posted by Stuka at 11:55 AM on February 25


Satie seems to be some kind of free agent, roving around Starfleet looking for security threats and dealing with them. Starfleet Command allows that? The Federation allows that?

Memory Alpha's summary is: "With little progress in the investigation, Starfleet Command sends retired Admiral Norah Satie and her assistants – including Sabin Genestra, who is a Betazoid – to expedite the proceedings." The script has Satie noting that she came out of retirement at Starfleet's request and that she had to reassemble her former staff. IRL, it's not uncommon for retired former civilian and military officials to serve on special investigatory commissions; the Rogers Commission, which investigated the Challenger disaster, had several, including Richard Feynman, who worked on the Manhattan Project.

The only reason things turn against Satie at the end is because she melted down in front of Admiral Henry, not because what she was doing was found to be wrong by any authority higher than Picard.

Henry doesn't say anything onscreen, so we don't know what he thought of the hearing up to Satie's meltdown, but I doubt that he would have simply gotten up and walked out if things had really been going Satie's way up until then. I think that you're generally right that "Any episode that reveals the inner workings of Starfleet and the Federation invariably has problems", and one of this ep's problems (well, really a problem with worldbuilding in the series in general, or the lack thereof) is that Satie's approach seems more geared toward a political campaign, or setting up for one, but we know nothing about how the Federation actually does elections; in fact, we know more about Klingon politics (and will know a lot more when we reach the end of this season) than we do about Federation politics. That's really kind of weird when you think about it. Anyway, if Satie's whole motive behind this hearing was really a political one, then everything suddenly being over when she has her meltdown makes a lot more sense.
posted by Halloween Jack at 3:01 PM on February 25


Memory Alpha's summary is: "With little progress in the investigation, Starfleet Command sends retired Admiral Norah Satie and her assistants – including Sabin Genestra, who is a Betazoid – to expedite the proceedings." The script has Satie noting that she came out of retirement at Starfleet's request and that she had to reassemble her former staff.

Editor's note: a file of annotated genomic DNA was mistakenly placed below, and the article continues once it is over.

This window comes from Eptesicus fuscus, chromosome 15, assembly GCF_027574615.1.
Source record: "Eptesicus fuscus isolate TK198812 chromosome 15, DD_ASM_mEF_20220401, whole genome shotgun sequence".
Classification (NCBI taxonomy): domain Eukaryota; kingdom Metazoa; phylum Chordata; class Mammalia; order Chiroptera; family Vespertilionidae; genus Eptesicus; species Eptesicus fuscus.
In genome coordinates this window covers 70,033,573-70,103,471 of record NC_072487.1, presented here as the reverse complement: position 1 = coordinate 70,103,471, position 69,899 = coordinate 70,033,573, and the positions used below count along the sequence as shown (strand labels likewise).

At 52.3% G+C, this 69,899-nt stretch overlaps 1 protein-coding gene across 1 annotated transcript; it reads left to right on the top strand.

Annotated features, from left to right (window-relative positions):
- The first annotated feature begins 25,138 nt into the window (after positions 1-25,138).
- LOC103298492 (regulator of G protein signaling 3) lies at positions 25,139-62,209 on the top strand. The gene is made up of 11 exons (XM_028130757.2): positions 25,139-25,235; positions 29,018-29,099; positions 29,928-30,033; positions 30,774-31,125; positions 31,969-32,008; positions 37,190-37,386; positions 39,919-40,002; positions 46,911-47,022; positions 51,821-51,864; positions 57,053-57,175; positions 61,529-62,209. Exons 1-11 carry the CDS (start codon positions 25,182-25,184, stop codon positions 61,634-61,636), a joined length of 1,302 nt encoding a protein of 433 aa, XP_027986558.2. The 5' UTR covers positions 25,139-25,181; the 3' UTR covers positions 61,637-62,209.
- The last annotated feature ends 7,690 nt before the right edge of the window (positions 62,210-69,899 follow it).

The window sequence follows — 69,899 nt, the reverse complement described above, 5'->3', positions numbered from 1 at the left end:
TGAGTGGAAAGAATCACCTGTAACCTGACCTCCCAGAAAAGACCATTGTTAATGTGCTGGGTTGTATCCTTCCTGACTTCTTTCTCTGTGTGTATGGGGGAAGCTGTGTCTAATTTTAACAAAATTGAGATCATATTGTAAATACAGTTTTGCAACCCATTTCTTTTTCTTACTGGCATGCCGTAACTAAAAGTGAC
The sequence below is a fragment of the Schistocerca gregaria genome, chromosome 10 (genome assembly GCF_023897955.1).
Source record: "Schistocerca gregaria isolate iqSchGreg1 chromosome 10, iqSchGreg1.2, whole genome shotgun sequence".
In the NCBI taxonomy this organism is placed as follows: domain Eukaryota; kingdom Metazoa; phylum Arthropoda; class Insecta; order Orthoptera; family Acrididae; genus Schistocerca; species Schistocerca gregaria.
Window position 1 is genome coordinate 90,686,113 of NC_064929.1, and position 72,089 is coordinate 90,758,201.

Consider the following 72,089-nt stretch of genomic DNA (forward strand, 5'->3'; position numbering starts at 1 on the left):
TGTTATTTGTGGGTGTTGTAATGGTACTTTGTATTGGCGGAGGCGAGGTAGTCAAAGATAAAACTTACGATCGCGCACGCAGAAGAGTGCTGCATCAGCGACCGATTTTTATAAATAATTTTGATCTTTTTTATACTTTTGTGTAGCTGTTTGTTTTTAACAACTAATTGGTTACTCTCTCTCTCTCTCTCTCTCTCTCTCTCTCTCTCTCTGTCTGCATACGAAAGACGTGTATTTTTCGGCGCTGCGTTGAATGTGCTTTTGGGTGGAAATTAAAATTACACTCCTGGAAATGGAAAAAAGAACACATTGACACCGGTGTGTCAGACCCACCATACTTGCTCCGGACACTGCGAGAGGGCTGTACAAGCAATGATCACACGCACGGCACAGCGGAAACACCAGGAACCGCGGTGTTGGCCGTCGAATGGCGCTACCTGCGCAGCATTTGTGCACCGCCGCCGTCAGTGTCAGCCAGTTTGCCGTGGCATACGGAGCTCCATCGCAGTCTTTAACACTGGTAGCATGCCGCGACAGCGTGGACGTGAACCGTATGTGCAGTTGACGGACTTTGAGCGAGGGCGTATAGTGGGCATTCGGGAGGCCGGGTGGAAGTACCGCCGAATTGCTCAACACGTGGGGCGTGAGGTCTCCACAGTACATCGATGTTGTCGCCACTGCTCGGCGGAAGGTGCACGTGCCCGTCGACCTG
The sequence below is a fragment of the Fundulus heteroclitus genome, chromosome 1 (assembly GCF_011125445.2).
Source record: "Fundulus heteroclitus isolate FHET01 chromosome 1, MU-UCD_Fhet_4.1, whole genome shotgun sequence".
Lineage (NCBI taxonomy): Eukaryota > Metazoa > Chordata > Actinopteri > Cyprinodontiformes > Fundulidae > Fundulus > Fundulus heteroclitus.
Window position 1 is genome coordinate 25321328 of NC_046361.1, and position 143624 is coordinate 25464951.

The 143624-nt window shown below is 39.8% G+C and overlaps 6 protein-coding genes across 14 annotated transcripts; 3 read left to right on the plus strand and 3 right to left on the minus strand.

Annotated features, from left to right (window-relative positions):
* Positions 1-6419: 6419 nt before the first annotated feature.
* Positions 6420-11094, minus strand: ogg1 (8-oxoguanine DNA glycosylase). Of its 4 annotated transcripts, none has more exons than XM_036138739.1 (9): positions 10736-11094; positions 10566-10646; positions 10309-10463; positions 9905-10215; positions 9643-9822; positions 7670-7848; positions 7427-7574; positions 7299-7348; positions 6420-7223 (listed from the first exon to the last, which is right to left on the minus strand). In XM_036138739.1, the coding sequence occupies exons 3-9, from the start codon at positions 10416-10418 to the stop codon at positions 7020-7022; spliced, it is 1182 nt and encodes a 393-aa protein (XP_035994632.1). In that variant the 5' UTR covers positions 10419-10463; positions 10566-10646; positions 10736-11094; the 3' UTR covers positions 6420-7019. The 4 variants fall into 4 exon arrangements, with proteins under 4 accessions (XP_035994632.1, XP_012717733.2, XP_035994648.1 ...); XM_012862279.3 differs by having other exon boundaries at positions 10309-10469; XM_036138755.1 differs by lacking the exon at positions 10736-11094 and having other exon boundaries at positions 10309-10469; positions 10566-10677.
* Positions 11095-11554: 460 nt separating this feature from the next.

I noted that at the start of the episode, but remember her big speech to Picard in his ready room after he asks her to close things down? "I've been traveling from planet to starbase to planet. I have no life. This is what I do. My father taught me to never stop." That didn't come across like that is how she lived up to retirement, but more like that's how she's been living right up to getting to the Enterprise as her latest assignment.
posted by Fukiyama at 3:47 PM on February 25


Jean Simmons plays opposite Marlon Brando in “Guys and Dolls.” The scene where she drinks a dolce de leche is awesome.
posted by Melismata at 4:08 PM on February 25 [1 favorite]


She also got to be Ophelia to Laurence Olivier's Hamlet. She had a pretty amazing career.
posted by wabbittwax at 4:18 PM on February 25 [1 favorite]


She's excellent in Elmer Gantry too.
posted by Fukiyama at 4:32 PM on February 25


I knew her as Varinia in Spartacus.
posted by ricochet biscuit at 5:17 PM on February 25


I noted that at the start of the episode, but remember her big speech to Picard in his ready room after he asks her to close things down? "I've been traveling from planet to starbase to planet. I have no life. This is what I do. My father taught me to never stop." That didn't come across like that is how she lived up to retirement, but more like that's how she's been living right up to getting to the Enterprise as her latest assignment.

But she hasn't been retired long--she conducted the investigation into the parasite conspiracy, which happened at the end of S1, and assuming that the investigation took even a little bit of time, and that she was still a flag officer when it was going on, she's probably been retired for two years or less. People who suck at retirement are a recurring trope in fiction, and it's basically Kirk's character arc in the TOS movies.
posted by Halloween Jack at 8:07 PM on February 25 [1 favorite]